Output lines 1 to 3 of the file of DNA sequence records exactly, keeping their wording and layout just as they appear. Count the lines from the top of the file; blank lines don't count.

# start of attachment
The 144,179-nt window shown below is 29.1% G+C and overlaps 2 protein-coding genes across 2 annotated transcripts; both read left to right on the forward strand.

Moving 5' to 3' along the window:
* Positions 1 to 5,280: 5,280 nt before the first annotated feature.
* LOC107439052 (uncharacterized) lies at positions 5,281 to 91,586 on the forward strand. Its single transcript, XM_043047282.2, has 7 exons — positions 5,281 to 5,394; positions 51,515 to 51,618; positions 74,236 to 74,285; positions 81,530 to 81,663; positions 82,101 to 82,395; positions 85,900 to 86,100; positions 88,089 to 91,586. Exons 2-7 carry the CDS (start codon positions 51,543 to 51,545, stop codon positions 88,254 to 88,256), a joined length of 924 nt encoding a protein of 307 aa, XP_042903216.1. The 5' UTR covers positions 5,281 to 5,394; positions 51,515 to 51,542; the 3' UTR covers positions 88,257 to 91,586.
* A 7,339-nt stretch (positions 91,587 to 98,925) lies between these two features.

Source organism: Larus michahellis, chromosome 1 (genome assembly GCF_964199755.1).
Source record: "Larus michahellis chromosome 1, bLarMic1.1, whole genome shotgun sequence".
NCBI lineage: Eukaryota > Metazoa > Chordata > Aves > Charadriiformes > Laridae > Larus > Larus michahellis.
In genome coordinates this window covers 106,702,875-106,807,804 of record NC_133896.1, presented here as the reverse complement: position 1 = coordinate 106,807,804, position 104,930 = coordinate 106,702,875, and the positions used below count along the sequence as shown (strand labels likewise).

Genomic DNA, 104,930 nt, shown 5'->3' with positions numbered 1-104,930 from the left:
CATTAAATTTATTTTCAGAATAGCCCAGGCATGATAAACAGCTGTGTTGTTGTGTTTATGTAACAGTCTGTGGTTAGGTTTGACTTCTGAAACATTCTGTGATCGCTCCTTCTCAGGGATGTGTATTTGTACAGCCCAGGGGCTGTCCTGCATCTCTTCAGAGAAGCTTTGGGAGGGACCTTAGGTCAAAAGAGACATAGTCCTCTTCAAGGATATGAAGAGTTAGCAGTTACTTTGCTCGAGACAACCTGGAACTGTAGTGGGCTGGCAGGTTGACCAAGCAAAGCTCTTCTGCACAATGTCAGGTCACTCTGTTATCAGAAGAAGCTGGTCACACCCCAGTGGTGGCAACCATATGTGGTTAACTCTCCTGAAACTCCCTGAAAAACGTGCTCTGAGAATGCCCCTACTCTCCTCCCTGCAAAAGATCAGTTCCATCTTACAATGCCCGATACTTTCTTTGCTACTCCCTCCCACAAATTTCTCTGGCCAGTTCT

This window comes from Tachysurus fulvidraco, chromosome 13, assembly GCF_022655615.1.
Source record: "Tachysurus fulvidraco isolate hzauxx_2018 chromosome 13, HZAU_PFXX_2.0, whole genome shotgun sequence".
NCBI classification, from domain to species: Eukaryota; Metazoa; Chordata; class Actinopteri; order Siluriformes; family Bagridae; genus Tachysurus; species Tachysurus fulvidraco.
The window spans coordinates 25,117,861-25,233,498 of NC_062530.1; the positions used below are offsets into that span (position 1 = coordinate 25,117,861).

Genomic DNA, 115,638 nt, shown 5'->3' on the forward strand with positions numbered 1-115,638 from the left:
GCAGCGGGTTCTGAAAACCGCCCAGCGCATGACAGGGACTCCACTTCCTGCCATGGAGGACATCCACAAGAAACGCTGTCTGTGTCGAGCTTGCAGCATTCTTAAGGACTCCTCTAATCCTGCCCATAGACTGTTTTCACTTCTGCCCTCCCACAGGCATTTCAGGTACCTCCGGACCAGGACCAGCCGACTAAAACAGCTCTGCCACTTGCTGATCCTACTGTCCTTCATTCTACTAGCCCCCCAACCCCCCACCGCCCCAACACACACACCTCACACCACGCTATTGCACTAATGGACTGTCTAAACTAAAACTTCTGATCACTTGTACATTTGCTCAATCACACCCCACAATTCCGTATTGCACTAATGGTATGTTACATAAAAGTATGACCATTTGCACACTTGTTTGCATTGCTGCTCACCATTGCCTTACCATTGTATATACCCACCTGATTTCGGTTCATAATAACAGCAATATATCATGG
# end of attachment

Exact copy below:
The 144,179-nt window shown below is 29.1% G+C and overlaps 2 protein-coding genes across 2 annotated transcripts; both read left to right on the forward strand.

Moving 5' to 3' along the window:
* Positions 1 to 5,280: 5,280 nt before the first annotated feature.